This years’ budget did not produce any real surprises for our sector, in fact the overall proposed changes are positive for families and providers.
The introduction of yet another way to administer childcare subsidies and labelling them something new once again is no real surprise. The current Child Care Benefit and Child Care Rebate will now be called the “Child Care Subsidy”, this new combined single payment will also be means tested.
On a positive note the government is pledging to spend an extra $2.5 Billion for our sector, keeping in mind this still has to be passed in the Senate.
The proposed breakdown of families receiving the Child Care Subsidy is based on their combined family earnings. I support the basic rationale adopted by the government that families earning the lowest incomes will and should receive the highest amount of Subsidy, then as you earn more you receive less assistance with childcare fees.
It makes sense that families with lower incomes are not further disadvantaged, so providers located in areas with lower socio-economic demographics can still afford to charge reasonable rates provided they are offering high quality care and education services to families.
I still believe that the families earning incomes above $340K can still comfortably afford our services, however their expectations as parents will always be very high.
Please refer to the information below for a summary of the proposed subsidy paid based on family income.
It is a further win for families earning up to $185K as they will not have a cap imposed based on how much subsidy they receive. Families earning more than $185K will now be capped at $10K instead of $7K – another win.
In my view this budget is once again very positive for the general childcare sector across the board. It is also my opinion that throughout the Kool Kidz network we should not experience any real negative financial consequences or declining occupancy levels as a direct result of this budget.
Our industry is currently viewed as the “boom business” and at least for the last five years this has been the case. We have many new services being developed and licensed at the moment across Melbourne, resulting in more choice for families and an increase in competition for our group. I expect that in the near future supply will meet and perhaps exceed demand in some areas, however I am a firm believer in our owner operator model providing superior quality care and education services hence will always be the first choice for families.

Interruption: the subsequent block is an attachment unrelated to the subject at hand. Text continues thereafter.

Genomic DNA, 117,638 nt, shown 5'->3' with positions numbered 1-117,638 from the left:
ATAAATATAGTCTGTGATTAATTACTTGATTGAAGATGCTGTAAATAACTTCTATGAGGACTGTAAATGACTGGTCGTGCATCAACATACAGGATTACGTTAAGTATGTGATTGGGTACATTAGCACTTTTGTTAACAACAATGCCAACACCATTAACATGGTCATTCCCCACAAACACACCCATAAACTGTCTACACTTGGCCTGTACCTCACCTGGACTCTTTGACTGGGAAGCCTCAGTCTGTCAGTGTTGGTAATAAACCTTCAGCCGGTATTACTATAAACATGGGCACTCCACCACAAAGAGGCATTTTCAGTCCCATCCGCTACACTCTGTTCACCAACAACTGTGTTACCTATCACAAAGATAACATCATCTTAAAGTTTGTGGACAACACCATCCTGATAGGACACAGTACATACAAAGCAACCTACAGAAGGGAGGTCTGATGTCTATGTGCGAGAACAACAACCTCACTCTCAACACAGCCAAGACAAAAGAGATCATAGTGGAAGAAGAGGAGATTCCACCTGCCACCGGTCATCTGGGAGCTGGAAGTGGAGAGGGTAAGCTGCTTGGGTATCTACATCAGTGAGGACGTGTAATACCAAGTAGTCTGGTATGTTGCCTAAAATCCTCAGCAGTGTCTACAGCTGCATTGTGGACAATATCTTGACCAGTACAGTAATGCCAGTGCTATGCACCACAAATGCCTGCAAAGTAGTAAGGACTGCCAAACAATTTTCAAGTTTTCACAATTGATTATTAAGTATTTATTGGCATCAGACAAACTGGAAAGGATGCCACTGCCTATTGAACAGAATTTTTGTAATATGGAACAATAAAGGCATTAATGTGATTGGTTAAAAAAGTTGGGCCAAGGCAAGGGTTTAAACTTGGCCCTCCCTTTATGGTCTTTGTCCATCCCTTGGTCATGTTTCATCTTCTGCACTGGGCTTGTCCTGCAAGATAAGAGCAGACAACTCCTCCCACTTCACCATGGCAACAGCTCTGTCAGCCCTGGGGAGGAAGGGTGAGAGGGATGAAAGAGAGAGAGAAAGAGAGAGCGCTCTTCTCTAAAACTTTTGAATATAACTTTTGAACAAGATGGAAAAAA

Budget 2017 – Summary for Families
$2.5 billion more in early learning and child care, including the new system of fee subsidies
How will the Government administer payments to families going forward ?
Currently the Government provides two payments to families to help with child care costs: the means-tested Child Care Benefit and the Child Care Rebate, which is not means-tested.
The proposal is to create one means-tested payment instead, called the Child Care Subsidy.
How will this affect families?
Families on the lowest incomes will receive the highest amount of subsidy.
Families earning less than $65,000 will receive a subsidy covering up to 85 per cent of their costs.
For families earning between $65,000 and $170,000 the rate will gradually taper to 50 per cent of costs.
From $170,000 to below $250,000 the rate of subsidy will be 50 per cent of costs.
From $250,000 to below $340,000 the rate will gradually taper down to 20 per cent.
Families earning more than $340,000 will receive a subsidy covering 20 per cent of costs.
The Government also wants to lift the yearly cap on the amount of Child Care Subsidy that can be paid to families.
The cap will be lifted entirely for families earning up to $185,000. For families earning more, the cap will be lifted from the existing $7,500 a year to $10,000.
What will families have to do to qualify?
The bill includes an activity test that both parents have to meet before they can receive any subsidy from the Government.
Parents will have to be working, studying, training or volunteering for a minimum of eight hours a fortnight. The more parents work, the more subsidy they are eligible to receive.
Is there a safety net?
Yes. Families earning less than $65,000 a year who fail the activity test will still be eligible for 12 hours a week of subsidised child care.
But that is half the hours they are guaranteed under the current system.
What are the sector’s concerns?
The early childhood sector is worried about the impact of the activity test on disadvantaged families.
It wants the minimum guaranteed hours a week increased to 15 hours instead.
Why is child care linked to welfare cuts?
The Government argues that the increased spending on child care must be paid for by cutting some family tax benefit payments.
But critics argue the two are linked purely for political reasons and the package should be paid for by cuts in other areas instead.
Kool Kidz Licensor
Sources: ABC News, Herald Sun